Next morning they sit near the fire eating trout warm from the smoke. Aaron stops and gazes past her shoulder. He picks up his big black round hat with the very wide brim and pulls it low over his eyes. He is naked but for this and the belt he throws over his shoulders. She knows this look and she goes to the tipi and brings his long musket and the forked staff he uses to steady it. He takes it and rises and walks slow along the lake shore. She kneels and watches him go. He moves with grace and care and his eyes are fixed in the distance. He is hunting. Leotie smiles and wonders how this strange man from a far away land called Ireland across a great water called an ocean larger than all the lakes, how is he a greater hunter and warrior than all her uncles and cousins. When he hunts and shoots the fire musket that so frightens her with its roar, he kills his game, where the uncles often miss or must use the bow that cannot shoot so far. Aaron is bent low behind the lake shore scrub so she can’t see him. Then she sees him slowly rise and put the musket in the fork stick and then he is still, so still like a tree. Then she leaps as the musket roars and he is hidden by the smoke of it. As the smoke clears she sees him running fast, the belt he has thrown over his shoulder has a big knife and it’s in his hand now. She stands and shades her eyes and sees the big buck laid on its side kicking. He is on it and he lays a hand over its eyes and it stills, then the blade moves fast and the blood spurts from its throat as he jumps back to avoid the splash. He stands and looks back at her. He waves and she goes to the mule-horse and takes its hobbles off. She leads it to him and helps him throw the buck over the mule’s back.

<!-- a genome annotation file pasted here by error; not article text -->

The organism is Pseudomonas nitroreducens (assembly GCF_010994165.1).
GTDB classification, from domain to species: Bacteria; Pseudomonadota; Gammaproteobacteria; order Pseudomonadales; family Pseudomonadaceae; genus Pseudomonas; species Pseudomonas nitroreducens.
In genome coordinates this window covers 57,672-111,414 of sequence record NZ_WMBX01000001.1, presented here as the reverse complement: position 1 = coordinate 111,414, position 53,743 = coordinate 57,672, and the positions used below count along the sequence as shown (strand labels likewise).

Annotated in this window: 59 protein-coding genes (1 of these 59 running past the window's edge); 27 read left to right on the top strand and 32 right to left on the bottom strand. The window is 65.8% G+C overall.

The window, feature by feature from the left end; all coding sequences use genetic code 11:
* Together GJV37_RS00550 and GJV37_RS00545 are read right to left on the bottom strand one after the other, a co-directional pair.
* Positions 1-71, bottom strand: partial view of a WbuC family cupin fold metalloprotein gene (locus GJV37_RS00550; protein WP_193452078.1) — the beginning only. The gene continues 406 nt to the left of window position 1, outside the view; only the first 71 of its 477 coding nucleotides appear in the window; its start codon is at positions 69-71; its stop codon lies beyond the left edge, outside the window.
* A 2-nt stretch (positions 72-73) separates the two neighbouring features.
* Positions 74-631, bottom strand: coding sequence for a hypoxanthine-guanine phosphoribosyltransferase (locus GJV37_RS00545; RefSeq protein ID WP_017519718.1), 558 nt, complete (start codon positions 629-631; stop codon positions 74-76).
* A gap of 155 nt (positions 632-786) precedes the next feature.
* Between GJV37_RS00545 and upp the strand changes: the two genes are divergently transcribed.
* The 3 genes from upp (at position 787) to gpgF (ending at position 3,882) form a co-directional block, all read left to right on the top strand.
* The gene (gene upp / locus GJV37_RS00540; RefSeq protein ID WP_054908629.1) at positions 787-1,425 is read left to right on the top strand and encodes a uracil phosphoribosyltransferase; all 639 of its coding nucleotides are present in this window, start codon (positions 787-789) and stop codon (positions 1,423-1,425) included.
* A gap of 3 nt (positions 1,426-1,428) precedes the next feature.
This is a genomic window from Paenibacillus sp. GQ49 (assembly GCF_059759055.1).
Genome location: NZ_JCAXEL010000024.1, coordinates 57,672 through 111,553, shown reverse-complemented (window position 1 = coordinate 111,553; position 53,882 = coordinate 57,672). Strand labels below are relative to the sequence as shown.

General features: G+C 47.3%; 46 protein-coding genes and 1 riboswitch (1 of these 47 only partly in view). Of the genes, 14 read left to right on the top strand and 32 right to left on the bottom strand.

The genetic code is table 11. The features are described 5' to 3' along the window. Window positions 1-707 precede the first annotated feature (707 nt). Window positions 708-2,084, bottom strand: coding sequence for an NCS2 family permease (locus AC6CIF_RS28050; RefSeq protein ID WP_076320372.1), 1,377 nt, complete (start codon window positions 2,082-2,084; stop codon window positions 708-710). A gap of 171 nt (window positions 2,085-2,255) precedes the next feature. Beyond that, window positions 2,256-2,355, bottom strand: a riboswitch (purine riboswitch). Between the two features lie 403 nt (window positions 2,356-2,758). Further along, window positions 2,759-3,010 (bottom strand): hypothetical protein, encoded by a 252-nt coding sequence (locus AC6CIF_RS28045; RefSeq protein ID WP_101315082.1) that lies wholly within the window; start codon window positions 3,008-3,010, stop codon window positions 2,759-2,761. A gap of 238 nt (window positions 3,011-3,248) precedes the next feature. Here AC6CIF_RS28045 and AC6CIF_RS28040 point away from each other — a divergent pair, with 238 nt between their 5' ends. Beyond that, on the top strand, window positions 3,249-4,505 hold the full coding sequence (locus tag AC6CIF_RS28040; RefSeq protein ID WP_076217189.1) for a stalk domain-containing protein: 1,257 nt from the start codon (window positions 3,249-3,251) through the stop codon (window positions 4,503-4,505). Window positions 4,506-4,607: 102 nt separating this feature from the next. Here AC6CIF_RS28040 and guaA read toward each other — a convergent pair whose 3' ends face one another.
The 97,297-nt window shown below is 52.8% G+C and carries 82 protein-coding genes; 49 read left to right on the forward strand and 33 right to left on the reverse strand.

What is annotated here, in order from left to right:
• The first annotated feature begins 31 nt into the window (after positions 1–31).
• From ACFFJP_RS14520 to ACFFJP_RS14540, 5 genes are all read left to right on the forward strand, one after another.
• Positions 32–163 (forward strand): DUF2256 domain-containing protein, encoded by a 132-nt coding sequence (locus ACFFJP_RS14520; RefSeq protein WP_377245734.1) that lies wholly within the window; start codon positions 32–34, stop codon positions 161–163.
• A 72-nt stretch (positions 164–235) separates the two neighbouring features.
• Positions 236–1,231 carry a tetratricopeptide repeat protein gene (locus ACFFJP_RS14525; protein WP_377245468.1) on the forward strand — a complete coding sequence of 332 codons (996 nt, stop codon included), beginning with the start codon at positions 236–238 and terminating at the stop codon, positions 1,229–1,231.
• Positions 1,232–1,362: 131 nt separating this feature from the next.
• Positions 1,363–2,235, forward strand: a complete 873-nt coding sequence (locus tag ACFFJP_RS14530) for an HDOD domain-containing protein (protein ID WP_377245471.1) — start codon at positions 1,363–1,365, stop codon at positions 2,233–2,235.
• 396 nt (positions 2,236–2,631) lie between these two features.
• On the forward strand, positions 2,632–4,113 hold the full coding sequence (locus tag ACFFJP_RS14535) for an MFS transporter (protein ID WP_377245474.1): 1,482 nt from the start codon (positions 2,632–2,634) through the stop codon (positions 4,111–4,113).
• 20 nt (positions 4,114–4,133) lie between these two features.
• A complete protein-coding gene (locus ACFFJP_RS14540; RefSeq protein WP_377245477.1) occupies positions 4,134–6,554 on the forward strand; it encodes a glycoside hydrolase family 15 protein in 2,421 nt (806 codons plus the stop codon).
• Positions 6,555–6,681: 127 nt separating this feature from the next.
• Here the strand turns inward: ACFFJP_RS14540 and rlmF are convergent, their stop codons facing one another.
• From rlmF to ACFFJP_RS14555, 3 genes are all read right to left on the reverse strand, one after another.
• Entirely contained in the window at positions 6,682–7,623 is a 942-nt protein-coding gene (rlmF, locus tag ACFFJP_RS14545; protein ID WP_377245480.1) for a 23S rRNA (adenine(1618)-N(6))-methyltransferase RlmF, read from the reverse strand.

They walk back as she leads the mule and smiles at her man. Her mihkostikwân Aaron. Fire in his hair and in his loins and in his musket and he has a magic steel and flint to make fire anytime he wants to. Leotie’s loins are afire too. She is excited by the sight of him and the warrior that he is and she wants to do the fuck now. Her hand goes to his groin and she grasps him and squeezes. He grins at her and he gets hard quick. He bathes in the lake, then runs to her with his great hard penis flapping on his belly. She lies down on a fur near the canoe and spreads her legs wide. First he sits astride her and kisses her breasts and face and mouth, then he sits up and she licks his manhood up and over and she takes him in her mouth and tastes his maleness. He groans so she thinks he will spurt but he jumps up and stands over her looking down with hunger and the rage of his manhood rearing and twitching. A drop of moisture drips from him and she puts out her tongue and catches it and laughs. Then he has mounted her and holds her hips as he thrusts and bucks and the rough tuft of fire-hair sets her alight as he rubs and grinds. She howls like the wolves do and her whole soft body ripples beneath the shining dark chestnut skin as she peaks and is gone. Gone with her man to the new world of sensation and sex that’s still so new and exciting that she hungers for it every day, every new day.